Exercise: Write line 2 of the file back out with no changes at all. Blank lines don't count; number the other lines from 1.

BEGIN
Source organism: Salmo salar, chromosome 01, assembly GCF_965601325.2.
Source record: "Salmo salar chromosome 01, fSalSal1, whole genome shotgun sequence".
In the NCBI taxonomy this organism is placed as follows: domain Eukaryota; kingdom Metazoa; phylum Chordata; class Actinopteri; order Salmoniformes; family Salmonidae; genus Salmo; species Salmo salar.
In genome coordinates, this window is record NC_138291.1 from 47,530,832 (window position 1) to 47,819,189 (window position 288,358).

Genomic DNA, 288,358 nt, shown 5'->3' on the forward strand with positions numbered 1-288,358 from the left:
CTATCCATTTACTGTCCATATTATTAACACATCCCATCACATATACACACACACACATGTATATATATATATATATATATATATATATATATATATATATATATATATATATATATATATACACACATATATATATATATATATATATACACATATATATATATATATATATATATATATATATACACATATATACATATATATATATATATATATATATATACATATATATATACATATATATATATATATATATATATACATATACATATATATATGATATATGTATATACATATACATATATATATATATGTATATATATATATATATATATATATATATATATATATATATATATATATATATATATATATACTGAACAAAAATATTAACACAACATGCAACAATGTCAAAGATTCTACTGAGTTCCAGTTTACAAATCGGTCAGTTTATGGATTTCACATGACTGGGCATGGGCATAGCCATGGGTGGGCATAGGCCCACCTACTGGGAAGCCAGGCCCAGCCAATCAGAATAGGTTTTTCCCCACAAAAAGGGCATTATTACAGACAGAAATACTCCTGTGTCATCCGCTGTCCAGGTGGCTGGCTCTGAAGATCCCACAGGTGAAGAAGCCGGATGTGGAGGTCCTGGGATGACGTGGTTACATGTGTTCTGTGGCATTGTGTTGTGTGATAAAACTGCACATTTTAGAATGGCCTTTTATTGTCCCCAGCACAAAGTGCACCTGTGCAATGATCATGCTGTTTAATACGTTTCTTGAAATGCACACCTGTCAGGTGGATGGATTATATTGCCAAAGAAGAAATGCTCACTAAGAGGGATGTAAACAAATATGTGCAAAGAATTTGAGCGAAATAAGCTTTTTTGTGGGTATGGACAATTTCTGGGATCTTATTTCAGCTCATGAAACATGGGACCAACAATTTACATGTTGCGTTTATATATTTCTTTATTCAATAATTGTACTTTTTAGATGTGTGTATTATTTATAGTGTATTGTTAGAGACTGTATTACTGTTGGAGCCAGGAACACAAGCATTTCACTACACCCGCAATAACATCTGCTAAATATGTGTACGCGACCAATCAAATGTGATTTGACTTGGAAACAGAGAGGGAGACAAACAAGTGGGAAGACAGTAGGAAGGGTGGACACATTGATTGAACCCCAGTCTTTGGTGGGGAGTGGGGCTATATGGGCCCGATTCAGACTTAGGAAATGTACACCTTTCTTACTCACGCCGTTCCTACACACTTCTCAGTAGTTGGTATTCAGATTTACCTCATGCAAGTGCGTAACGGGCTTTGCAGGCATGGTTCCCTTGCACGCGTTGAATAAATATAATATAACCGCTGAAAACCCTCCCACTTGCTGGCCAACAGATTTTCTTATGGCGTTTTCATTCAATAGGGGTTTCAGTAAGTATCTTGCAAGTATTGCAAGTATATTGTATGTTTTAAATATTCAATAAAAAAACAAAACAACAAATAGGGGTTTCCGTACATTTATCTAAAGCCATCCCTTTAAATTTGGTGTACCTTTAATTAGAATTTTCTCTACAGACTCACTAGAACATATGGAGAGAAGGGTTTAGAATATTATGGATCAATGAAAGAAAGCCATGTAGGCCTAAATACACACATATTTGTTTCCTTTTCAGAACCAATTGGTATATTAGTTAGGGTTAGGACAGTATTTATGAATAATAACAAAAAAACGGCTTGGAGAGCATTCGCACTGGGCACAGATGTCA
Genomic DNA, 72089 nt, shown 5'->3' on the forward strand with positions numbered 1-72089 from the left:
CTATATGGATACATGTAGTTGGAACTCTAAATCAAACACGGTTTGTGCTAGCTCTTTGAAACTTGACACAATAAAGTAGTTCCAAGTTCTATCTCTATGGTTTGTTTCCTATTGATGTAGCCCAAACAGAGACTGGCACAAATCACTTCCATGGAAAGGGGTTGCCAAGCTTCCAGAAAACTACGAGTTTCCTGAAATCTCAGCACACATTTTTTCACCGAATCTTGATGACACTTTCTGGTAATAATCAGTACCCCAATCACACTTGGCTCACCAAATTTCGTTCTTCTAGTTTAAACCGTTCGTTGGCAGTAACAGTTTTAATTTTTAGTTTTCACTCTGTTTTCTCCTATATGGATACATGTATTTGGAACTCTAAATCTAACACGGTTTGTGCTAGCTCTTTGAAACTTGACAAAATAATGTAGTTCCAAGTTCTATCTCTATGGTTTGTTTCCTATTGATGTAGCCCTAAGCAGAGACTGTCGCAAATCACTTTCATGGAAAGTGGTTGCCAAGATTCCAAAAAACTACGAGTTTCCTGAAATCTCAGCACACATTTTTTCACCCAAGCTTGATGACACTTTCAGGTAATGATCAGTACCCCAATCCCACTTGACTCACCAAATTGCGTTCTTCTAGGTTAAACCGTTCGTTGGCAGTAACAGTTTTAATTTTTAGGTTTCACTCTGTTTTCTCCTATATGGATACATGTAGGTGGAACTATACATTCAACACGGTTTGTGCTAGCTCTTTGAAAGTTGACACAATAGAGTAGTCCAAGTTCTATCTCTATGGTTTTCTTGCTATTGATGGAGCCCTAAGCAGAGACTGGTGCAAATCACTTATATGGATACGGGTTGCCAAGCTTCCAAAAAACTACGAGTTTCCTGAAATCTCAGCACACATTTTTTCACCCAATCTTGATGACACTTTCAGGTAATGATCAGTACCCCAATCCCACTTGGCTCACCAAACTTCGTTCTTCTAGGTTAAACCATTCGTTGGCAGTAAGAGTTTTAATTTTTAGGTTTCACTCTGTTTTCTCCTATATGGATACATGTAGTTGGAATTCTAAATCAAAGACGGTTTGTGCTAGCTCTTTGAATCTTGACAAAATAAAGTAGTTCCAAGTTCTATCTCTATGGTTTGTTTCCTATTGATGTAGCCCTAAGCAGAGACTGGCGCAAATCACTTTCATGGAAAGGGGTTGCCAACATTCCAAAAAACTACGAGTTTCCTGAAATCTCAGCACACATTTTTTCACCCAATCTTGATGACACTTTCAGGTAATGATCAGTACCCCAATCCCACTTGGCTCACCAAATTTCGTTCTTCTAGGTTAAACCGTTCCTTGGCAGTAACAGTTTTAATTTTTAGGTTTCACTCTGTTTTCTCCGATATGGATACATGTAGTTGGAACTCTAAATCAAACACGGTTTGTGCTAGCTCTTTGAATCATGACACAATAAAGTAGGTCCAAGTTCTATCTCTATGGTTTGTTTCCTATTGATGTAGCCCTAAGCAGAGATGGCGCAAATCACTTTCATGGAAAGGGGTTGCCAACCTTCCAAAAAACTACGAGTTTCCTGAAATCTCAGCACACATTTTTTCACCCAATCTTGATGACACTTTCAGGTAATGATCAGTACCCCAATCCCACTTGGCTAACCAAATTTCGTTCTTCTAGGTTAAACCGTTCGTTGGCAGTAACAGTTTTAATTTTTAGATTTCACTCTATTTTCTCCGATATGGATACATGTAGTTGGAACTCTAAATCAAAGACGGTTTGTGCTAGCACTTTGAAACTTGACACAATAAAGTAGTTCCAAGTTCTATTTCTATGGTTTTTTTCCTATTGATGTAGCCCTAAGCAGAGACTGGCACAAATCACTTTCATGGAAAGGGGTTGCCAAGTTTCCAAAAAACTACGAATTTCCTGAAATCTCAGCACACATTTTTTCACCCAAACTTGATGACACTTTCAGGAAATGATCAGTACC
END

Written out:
Source record: "Salmo salar chromosome 01, fSalSal1, whole genome shotgun sequence".